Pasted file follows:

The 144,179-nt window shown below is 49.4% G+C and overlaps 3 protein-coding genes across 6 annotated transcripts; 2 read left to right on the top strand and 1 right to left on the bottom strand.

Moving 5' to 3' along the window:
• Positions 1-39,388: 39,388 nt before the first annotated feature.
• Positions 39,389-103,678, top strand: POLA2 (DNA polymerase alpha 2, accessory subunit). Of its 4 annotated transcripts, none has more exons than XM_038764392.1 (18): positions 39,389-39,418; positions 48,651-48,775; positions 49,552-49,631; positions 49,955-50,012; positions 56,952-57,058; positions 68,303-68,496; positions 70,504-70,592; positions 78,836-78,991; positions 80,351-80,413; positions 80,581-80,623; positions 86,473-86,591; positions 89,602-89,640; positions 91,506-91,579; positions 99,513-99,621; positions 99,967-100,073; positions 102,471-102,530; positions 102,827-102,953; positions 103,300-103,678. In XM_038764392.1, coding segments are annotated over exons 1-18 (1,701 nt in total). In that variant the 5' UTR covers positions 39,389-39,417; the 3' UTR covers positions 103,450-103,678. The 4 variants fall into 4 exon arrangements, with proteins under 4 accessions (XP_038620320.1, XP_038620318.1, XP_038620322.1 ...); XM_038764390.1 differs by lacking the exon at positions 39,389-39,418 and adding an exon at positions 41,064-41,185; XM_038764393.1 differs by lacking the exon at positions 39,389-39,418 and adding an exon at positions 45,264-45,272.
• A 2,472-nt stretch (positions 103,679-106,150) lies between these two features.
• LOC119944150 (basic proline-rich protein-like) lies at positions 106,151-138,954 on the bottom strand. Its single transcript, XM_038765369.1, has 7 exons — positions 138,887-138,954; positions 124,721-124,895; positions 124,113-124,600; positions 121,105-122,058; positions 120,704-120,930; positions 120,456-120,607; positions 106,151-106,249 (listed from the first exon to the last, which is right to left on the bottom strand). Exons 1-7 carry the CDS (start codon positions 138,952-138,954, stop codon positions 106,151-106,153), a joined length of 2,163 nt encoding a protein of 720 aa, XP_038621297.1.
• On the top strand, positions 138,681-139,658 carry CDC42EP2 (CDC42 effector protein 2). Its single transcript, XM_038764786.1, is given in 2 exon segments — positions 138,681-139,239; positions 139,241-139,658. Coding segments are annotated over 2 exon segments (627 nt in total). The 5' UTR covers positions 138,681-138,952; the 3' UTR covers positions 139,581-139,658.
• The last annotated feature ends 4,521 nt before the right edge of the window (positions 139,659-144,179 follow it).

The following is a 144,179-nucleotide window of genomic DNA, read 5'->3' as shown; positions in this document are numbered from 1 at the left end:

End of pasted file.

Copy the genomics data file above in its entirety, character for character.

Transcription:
The 144,179-nt window shown below is 49.4% G+C and overlaps 3 protein-coding genes across 6 annotated transcripts; 2 read left to right on the top strand and 1 right to left on the bottom strand.

Moving 5' to 3' along the window:
• Positions 1-39,388: 39,388 nt before the first annotated feature.
• Positions 39,389-103,678, top strand: POLA2 (DNA polymerase alpha 2, accessory subunit). Of its 4 annotated transcripts, none has more exons than XM_038764392.1 (18): positions 39,389-39,418; positions 48,651-48,775; positions 49,552-49,631; positions 49,955-50,012; positions 56,952-57,058; positions 68,303-68,496; positions 70,504-70,592; positions 78,836-78,991; positions 80,351-80,413; positions 80,581-80,623; positions 86,473-86,591; positions 89,602-89,640; positions 91,506-91,579; positions 99,513-99,621; positions 99,967-100,073; positions 102,471-102,530; positions 102,827-102,953; positions 103,300-103,678. In XM_038764392.1, coding segments are annotated over exons 1-18 (1,701 nt in total). In that variant the 5' UTR covers positions 39,389-39,417; the 3' UTR covers positions 103,450-103,678. The 4 variants fall into 4 exon arrangements, with proteins under 4 accessions (XP_038620320.1, XP_038620318.1, XP_038620322.1 ...); XM_038764390.1 differs by lacking the exon at positions 39,389-39,418 and adding an exon at positions 41,064-41,185; XM_038764393.1 differs by lacking the exon at positions 39,389-39,418 and adding an exon at positions 45,264-45,272.
• A 2,472-nt stretch (positions 103,679-106,150) lies between these two features.
• LOC119944150 (basic proline-rich protein-like) lies at positions 106,151-138,954 on the bottom strand. Its single transcript, XM_038765369.1, has 7 exons — positions 138,887-138,954; positions 124,721-124,895; positions 124,113-124,600; positions 121,105-122,058; positions 120,704-120,930; positions 120,456-120,607; positions 106,151-106,249 (listed from the first exon to the last, which is right to left on the bottom strand). Exons 1-7 carry the CDS (start codon positions 138,952-138,954, stop codon positions 106,151-106,153), a joined length of 2,163 nt encoding a protein of 720 aa, XP_038621297.1.
• On the top strand, positions 138,681-139,658 carry CDC42EP2 (CDC42 effector protein 2). Its single transcript, XM_038764786.1, is given in 2 exon segments — positions 138,681-139,239; positions 139,241-139,658. Coding segments are annotated over 2 exon segments (627 nt in total). The 5' UTR covers positions 138,681-138,952; the 3' UTR covers positions 139,581-139,658.
• The last annotated feature ends 4,521 nt before the right edge of the window (positions 139,659-144,179 follow it).

The following is a 144,179-nucleotide window of genomic DNA, read 5'->3' as shown; positions in this document are numbered from 1 at the left end: